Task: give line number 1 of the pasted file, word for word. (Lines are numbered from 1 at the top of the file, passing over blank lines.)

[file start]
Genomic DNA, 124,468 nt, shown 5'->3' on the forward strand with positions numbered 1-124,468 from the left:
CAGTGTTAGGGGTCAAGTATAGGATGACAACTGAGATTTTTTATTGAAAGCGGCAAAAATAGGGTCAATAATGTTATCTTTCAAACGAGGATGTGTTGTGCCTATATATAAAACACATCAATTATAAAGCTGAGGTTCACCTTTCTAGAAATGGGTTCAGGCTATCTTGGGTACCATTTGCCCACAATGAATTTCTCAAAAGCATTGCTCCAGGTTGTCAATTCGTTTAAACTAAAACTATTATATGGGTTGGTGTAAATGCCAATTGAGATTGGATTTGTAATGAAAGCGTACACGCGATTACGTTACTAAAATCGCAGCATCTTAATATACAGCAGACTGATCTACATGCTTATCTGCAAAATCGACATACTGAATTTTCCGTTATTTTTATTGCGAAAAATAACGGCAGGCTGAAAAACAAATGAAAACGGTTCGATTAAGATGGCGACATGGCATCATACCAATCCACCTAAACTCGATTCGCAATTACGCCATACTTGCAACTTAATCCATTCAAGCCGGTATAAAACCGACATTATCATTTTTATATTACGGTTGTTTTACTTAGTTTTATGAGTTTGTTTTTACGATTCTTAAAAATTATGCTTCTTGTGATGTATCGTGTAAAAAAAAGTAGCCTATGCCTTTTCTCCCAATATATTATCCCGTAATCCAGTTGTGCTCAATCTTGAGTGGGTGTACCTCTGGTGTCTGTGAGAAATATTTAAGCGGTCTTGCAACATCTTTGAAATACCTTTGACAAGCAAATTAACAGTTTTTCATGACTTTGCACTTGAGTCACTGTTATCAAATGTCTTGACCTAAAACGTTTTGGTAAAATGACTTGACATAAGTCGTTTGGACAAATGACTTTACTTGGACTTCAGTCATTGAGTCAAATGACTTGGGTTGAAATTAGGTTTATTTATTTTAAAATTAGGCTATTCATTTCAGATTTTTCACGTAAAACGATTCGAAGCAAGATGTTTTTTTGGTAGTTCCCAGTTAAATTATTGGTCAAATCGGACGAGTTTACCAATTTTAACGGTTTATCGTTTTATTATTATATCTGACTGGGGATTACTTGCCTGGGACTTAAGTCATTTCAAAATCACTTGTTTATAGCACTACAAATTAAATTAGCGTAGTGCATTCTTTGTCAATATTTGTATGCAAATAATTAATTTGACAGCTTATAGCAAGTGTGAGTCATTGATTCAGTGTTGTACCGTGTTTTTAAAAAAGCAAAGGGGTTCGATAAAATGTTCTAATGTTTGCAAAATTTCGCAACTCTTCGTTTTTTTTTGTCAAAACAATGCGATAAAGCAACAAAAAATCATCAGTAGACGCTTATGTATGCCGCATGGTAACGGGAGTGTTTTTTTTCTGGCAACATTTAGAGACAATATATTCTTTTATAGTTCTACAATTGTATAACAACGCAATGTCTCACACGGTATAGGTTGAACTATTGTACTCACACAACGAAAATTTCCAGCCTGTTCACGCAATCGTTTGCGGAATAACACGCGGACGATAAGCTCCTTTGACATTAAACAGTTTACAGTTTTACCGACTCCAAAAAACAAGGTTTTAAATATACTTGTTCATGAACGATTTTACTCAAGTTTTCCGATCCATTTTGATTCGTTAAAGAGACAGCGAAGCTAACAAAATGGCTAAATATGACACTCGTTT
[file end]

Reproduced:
Genomic DNA, 124,468 nt, shown 5'->3' on the forward strand with positions numbered 1-124,468 from the left: